Teleconferences or video teleconferences with the deployed units that are executing the projected missions bring added focus to the training. They assist leaders in developing the scenarios that will be used during the culminating training exercise before deployment.

The 4-day scenario-based exercise tests the MCT's ability to apply knowledge gained during the formal training to a real-world scenario. In order to make the training more realistic and applicable, the scenario is built around the likely deployed mission set for the training unit. The scenario is designed to test leaders, Soldiers, and the team as a whole on their ability to operate systems, manage workflow and products, and integrate into a functioning team.

Organizing Standardized Training
Because of the distribution of MCTs across the continental United States (CONUS) and the ongoing deployments of MCBs, we propose that the three MCBs based in the continental United States take on the mission of training all MCTs as required. Retaining an ongoing training capability for MCTs is critical to maintaining the technical competence of movement control Soldiers and the MCTs as they progress through the Army Force Generation cycle. As the active-duty MCBs rotate through deployments, the mission to train units can be passed to MCBs remaining at home station. This same model can be applied to the MCBs and MCTs stationed overseas.

This arrangement is beneficial to the MCBs as well. When an MCB receives a nonorganic MCT while deployed, the MCB commander can be assured that the MCB is receiving a unit that is trained and capable of executing whatever mission it is assigned. When possible, deploying MCTs will train with the headquarters under which they will deploy, allowing commanders to build relationships before the task organization is put in place in theater. The process of building and maintaining this training capability will facilitate the training of the MCB staff during home-station training cycles.

By making sure that MCTs receive needed automation training before deployment, partner with the units they will replace in theater, and have a place to go to receive standardized training, the Army can make sure that the MCTs it deploys are ready to enter and support the fight. Standardizing a training model for these units is critical to their success on the ground.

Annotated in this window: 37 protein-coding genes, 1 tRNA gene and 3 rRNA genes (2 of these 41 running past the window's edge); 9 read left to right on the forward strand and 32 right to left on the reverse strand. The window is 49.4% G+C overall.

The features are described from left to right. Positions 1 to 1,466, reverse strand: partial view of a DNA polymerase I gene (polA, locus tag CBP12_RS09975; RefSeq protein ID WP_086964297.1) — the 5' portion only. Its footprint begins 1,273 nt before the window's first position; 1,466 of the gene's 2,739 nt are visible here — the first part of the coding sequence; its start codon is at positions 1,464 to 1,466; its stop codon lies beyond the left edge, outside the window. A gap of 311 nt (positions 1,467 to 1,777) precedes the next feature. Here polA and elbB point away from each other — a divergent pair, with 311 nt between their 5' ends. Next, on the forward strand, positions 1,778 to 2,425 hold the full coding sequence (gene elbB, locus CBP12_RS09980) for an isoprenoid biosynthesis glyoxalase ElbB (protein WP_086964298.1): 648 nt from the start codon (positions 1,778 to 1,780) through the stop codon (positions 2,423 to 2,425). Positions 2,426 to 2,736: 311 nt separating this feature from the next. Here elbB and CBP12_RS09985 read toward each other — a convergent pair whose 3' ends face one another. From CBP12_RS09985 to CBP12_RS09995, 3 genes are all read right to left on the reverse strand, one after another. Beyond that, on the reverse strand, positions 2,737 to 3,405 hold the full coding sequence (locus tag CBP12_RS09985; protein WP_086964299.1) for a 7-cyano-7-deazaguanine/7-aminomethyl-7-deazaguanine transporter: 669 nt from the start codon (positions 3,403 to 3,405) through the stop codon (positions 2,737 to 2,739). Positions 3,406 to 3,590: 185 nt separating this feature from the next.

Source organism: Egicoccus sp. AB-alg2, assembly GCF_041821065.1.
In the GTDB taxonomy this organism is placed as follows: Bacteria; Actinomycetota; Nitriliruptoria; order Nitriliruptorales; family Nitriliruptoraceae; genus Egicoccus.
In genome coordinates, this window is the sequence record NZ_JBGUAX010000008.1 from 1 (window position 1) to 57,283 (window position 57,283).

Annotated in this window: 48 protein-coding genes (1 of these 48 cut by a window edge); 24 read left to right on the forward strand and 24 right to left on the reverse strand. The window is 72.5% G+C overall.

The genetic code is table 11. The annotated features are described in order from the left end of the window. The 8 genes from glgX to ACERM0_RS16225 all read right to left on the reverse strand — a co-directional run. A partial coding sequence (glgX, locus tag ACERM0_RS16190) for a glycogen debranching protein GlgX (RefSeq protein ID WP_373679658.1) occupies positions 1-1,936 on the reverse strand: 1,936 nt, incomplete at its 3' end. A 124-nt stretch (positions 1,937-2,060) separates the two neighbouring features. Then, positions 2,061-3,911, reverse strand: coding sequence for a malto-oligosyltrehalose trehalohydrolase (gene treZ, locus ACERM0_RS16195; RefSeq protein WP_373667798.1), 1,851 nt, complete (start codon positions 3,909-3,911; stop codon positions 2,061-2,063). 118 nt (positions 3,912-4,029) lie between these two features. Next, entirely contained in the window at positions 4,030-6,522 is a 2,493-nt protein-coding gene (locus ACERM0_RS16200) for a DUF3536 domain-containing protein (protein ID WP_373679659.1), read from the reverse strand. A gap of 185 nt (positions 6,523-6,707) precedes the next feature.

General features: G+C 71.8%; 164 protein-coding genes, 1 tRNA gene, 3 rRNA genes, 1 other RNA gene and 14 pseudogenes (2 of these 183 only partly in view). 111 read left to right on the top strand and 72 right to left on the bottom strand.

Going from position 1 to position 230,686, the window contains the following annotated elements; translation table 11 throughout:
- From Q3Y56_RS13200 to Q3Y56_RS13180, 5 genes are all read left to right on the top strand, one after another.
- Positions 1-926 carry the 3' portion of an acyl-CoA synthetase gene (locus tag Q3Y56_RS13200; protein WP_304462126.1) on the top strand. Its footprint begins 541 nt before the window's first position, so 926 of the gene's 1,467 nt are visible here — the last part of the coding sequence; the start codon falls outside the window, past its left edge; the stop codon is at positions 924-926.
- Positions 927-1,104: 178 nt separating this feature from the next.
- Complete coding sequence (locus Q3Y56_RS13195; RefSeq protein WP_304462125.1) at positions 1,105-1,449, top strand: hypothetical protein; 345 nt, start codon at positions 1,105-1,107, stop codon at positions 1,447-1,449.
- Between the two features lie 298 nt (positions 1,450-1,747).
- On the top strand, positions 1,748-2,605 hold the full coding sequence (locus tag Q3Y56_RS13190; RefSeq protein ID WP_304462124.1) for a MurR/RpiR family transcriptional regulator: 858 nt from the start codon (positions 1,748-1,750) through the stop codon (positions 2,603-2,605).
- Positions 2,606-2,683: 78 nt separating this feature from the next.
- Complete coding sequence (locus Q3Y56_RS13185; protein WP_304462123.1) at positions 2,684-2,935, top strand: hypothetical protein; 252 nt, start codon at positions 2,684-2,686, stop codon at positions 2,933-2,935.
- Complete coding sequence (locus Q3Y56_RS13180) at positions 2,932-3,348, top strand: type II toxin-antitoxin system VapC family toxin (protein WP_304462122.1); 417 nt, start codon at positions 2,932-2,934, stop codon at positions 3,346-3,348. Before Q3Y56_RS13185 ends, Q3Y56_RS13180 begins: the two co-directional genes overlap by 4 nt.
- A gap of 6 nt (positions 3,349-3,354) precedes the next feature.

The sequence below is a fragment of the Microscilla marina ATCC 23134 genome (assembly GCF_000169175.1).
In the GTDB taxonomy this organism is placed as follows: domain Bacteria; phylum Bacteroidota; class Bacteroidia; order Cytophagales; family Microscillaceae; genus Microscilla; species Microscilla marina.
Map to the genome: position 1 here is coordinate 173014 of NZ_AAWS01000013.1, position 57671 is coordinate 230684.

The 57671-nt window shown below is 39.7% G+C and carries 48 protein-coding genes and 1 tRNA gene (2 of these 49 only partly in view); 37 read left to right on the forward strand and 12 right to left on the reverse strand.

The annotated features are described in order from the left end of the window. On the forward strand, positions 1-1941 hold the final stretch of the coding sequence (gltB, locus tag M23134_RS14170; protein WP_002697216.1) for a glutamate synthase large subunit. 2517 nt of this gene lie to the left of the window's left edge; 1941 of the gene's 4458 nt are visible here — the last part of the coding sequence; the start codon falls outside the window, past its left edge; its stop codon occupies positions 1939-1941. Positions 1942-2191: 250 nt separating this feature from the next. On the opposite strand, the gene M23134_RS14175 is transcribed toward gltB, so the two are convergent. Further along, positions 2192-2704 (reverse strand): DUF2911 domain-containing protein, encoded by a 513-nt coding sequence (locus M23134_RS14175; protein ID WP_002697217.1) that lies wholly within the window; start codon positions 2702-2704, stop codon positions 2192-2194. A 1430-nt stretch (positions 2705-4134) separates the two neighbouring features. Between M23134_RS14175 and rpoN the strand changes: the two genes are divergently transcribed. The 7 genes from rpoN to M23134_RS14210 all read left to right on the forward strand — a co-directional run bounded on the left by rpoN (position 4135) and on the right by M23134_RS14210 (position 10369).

Lieutenant Colonel Lillard Evans is the commander of the 49th Transportation Battalion (Movement Control). He holds a B.S. degree in civil engineering from South Carolina State University and an M.S. degree in civil engineering from the University of Alabama at Birmingham. He is a graduate of the Transportation Officer Basic Course, the Combined Logistics Officers Advanced Course, and the Army Command and General Staff College.

Major Kevin M. Baird is an exchange officer with the Canadian Operational Support Command in Ottawa, Ontario. He previously served as the support operations officer for the 49th Transportation Battalion (Movement Control). He is a graduate of the Armor Officer Basic Course, the Combined Logistics Captains Career Course, the Army Command and General Staff College, and the School of Advanced Military Studies.

Chief Warrant Officer 4 Ki Han is the mobility officer for the 49th Transportation Battalion (Movement Control). He is a graduate of the Warrant Officer Staff Course and the Joint Operations Planning and Execution System, Joint Force Requirements Generator, Transportation Coordinators' Automated Information for Movements System II, Global Command and Control System, Automated Air Load Planning System, and Battle Command Sustainment Support System Courses.